The Destinies and Adventures of the Stephanists who emigrated from Saxony to America - pages 114 - 118

and have not had dry clothing for many days. Illnesses have set in and some of the patients have already been given up as hopeless. Since there is no overall plan, no leadership and no food, the large population occupies itself with self-appointed tasks. An attempt was made to build blockhouses but they lacked oxen to transport the blocks. The men tried to haul the blocks but after several failed attempts they gave up on the activity and only one house was built. Then they tried to clear the forest, which reasonable people know should not be done at this time of the year. However being unaccustomed to the work, the heat and humidity defeated them with the first attempt. At present only 80 acres of land belonging to the congregation are being cultivated. Money for food is running out. How will these unfortunates be fed? Most of them are showing signs of discontent and depression. They complain that the current leadership is ignoring them. Regardless of what objections there were to Stephan, he had always given them counsel and comfort; he always stood by them and never left them without the necessities of existence. The current ruling pastors have not asked about their living conditions. Instead they demand ever renewed effort for tasks which never reach their goals.

These same pastors are too far away to see or understand the congregation's great need. They ignore the utter misery

while constructing their grand plans. They speak to them of projects for establishing colleges, building churches and schools, erecting a city. They have yet to consider how the population can be saved from death by starvation and pestilence over the next few months.

Indeed, it is high time for help to come from outside. Not monetary assistance but help in the form of providing jobs for able-bodied men in areas appropriate for their level of education and degree of skill. They need to be told where work is available, where they can find housing, where the heat of summer will not consume them and finally where the sweat of their brow will lead them to self sufficiency rather than turning them into sheep feasted upon by a power hungry group of idlers.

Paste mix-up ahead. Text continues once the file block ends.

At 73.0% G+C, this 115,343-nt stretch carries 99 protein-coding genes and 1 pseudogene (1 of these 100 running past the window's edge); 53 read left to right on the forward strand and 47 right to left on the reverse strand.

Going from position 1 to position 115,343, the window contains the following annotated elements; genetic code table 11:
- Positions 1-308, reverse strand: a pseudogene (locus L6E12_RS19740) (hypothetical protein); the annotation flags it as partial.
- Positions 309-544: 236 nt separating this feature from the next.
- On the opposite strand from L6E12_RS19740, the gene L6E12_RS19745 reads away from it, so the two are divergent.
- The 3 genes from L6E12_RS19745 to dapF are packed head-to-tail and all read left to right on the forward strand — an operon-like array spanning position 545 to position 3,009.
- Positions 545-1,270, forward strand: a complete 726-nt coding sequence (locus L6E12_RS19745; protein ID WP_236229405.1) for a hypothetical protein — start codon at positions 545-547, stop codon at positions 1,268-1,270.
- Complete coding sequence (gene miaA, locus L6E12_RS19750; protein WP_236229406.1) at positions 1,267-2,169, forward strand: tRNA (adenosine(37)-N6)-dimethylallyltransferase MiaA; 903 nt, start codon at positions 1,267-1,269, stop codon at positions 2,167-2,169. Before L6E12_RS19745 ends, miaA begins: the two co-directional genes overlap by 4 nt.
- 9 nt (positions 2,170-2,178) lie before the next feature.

We are pleased that the residents of St. Louis have taken the first steps to form a committee in order to obviate these people's misery. We advise this committee to use all care and discretion in dealing with the congregation and in applying their energies to find means whereby those, who seek help, will be able to help themselves.


The results of the meeting mentioned on page 108 were published in the June 15th edition and were taken from the recorded proceedings:

Meeting of the German Citizens of
St. Louis, June 10, 1839.

"At the meeting which followed the announcment, a large number of Germans assembled at

"Mr. Weinheimer's establishment. Mr. Klimm was elected president and Wilhelm Palm was elected secretary.

"Mr. Theodor Engelmann gave a brief overview of the history of the Old Lutherans under Martin Stephan and their current situation in the colony on the shore of the Mississippi. After the speech a proposal was tended by Wilhelm Weber.

"It was decided that the president would appoint three men to a committee to carry out the the proposals of the assembly. The president named Messers Carstens, Meier and Engelmann. During the recess much was discussed by Messers W. Palm, H. Koch and E. Angelrodt concerning the objectives of the assembly. The committee then introduced these items before the assembly and made certain proposals, which after a few changes were adopted into the following platform.